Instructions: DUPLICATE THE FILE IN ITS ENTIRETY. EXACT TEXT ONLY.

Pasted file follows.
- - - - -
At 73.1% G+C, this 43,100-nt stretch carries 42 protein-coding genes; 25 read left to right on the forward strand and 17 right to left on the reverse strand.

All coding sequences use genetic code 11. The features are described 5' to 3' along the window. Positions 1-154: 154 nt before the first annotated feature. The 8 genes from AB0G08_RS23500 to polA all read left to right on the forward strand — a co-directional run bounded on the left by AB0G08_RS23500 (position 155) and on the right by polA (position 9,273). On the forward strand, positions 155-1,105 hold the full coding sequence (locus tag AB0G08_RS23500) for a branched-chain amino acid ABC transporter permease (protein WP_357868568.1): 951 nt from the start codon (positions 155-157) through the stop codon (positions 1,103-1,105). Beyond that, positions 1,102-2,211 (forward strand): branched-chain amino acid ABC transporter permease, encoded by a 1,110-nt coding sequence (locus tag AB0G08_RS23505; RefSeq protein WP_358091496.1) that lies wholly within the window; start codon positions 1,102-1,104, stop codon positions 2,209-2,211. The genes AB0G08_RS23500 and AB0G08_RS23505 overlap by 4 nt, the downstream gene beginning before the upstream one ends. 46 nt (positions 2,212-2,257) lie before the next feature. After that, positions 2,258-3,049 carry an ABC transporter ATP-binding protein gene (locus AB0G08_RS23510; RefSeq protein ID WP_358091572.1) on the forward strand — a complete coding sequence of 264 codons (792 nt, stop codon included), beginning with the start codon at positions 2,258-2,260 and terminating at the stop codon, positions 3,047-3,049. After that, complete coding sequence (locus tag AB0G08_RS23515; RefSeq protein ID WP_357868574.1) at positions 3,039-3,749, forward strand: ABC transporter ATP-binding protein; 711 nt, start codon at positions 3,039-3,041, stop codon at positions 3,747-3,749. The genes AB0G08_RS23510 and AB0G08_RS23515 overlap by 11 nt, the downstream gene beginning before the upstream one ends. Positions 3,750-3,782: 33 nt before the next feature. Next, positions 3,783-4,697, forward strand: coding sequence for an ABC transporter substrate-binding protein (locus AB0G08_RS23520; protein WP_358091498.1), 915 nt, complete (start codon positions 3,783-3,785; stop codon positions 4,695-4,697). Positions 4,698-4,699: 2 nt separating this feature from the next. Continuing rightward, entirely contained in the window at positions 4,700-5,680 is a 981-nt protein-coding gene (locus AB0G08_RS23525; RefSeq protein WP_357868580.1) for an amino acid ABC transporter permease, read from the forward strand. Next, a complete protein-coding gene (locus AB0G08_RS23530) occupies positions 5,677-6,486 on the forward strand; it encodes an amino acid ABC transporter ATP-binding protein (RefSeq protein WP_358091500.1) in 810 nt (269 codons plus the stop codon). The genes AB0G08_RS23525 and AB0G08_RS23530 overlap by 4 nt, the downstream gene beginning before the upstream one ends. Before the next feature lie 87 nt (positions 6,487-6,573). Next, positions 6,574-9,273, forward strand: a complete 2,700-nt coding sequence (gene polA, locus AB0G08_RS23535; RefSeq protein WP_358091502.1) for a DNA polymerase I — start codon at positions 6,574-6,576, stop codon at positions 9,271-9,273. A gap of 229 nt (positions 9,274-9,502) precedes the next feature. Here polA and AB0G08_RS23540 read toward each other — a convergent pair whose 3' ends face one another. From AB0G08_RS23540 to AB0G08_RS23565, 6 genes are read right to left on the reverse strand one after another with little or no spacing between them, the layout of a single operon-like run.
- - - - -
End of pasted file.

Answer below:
At 73.1% G+C, this 43,100-nt stretch carries 42 protein-coding genes; 25 read left to right on the forward strand and 17 right to left on the reverse strand.

All coding sequences use genetic code 11. The features are described 5' to 3' along the window. Positions 1-154: 154 nt before the first annotated feature. The 8 genes from AB0G08_RS23500 to polA all read left to right on the forward strand — a co-directional run bounded on the left by AB0G08_RS23500 (position 155) and on the right by polA (position 9,273). On the forward strand, positions 155-1,105 hold the full coding sequence (locus tag AB0G08_RS23500) for a branched-chain amino acid ABC transporter permease (protein WP_357868568.1): 951 nt from the start codon (positions 155-157) through the stop codon (positions 1,103-1,105). Beyond that, positions 1,102-2,211 (forward strand): branched-chain amino acid ABC transporter permease, encoded by a 1,110-nt coding sequence (locus tag AB0G08_RS23505; RefSeq protein WP_358091496.1) that lies wholly within the window; start codon positions 1,102-1,104, stop codon positions 2,209-2,211. The genes AB0G08_RS23500 and AB0G08_RS23505 overlap by 4 nt, the downstream gene beginning before the upstream one ends. 46 nt (positions 2,212-2,257) lie before the next feature. After that, positions 2,258-3,049 carry an ABC transporter ATP-binding protein gene (locus AB0G08_RS23510; RefSeq protein ID WP_358091572.1) on the forward strand — a complete coding sequence of 264 codons (792 nt, stop codon included), beginning with the start codon at positions 2,258-2,260 and terminating at the stop codon, positions 3,047-3,049. After that, complete coding sequence (locus tag AB0G08_RS23515; RefSeq protein ID WP_357868574.1) at positions 3,039-3,749, forward strand: ABC transporter ATP-binding protein; 711 nt, start codon at positions 3,039-3,041, stop codon at positions 3,747-3,749. The genes AB0G08_RS23510 and AB0G08_RS23515 overlap by 11 nt, the downstream gene beginning before the upstream one ends. Positions 3,750-3,782: 33 nt before the next feature. Next, positions 3,783-4,697, forward strand: coding sequence for an ABC transporter substrate-binding protein (locus AB0G08_RS23520; protein WP_358091498.1), 915 nt, complete (start codon positions 3,783-3,785; stop codon positions 4,695-4,697). Positions 4,698-4,699: 2 nt separating this feature from the next. Continuing rightward, entirely contained in the window at positions 4,700-5,680 is a 981-nt protein-coding gene (locus AB0G08_RS23525; RefSeq protein WP_357868580.1) for an amino acid ABC transporter permease, read from the forward strand. Next, a complete protein-coding gene (locus AB0G08_RS23530) occupies positions 5,677-6,486 on the forward strand; it encodes an amino acid ABC transporter ATP-binding protein (RefSeq protein WP_358091500.1) in 810 nt (269 codons plus the stop codon). The genes AB0G08_RS23525 and AB0G08_RS23530 overlap by 4 nt, the downstream gene beginning before the upstream one ends. Before the next feature lie 87 nt (positions 6,487-6,573). Next, positions 6,574-9,273, forward strand: a complete 2,700-nt coding sequence (gene polA, locus AB0G08_RS23535; RefSeq protein WP_358091502.1) for a DNA polymerase I — start codon at positions 6,574-6,576, stop codon at positions 9,271-9,273. A gap of 229 nt (positions 9,274-9,502) precedes the next feature. Here polA and AB0G08_RS23540 read toward each other — a convergent pair whose 3' ends face one another. From AB0G08_RS23540 to AB0G08_RS23565, 6 genes are read right to left on the reverse strand one after another with little or no spacing between them, the layout of a single operon-like run.